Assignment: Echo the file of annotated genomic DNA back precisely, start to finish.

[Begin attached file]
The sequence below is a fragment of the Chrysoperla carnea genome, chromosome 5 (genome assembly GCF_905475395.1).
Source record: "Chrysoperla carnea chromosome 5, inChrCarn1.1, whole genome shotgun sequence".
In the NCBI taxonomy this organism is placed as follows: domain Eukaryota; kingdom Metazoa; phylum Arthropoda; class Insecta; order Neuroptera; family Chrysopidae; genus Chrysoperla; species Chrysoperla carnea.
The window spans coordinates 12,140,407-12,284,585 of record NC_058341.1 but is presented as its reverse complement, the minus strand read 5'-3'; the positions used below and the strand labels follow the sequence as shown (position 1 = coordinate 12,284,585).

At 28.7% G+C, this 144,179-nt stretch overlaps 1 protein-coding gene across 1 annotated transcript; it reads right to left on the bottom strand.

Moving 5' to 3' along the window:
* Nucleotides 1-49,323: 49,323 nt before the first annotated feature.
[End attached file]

The sequence below is a fragment of the Chrysoperla carnea genome, chromosome 5 (genome assembly GCF_905475395.1).
Source record: "Chrysoperla carnea chromosome 5, inChrCarn1.1, whole genome shotgun sequence".
In the NCBI taxonomy this organism is placed as follows: domain Eukaryota; kingdom Metazoa; phylum Arthropoda; class Insecta; order Neuroptera; family Chrysopidae; genus Chrysoperla; species Chrysoperla carnea.
The window spans coordinates 12,140,407-12,284,585 of record NC_058341.1 but is presented as its reverse complement, the minus strand read 5'-3'; the positions used below and the strand labels follow the sequence as shown (position 1 = coordinate 12,284,585).

At 28.7% G+C, this 144,179-nt stretch overlaps 1 protein-coding gene across 1 annotated transcript; it reads right to left on the bottom strand.

Moving 5' to 3' along the window:
* Nucleotides 1-49,323: 49,323 nt before the first annotated feature.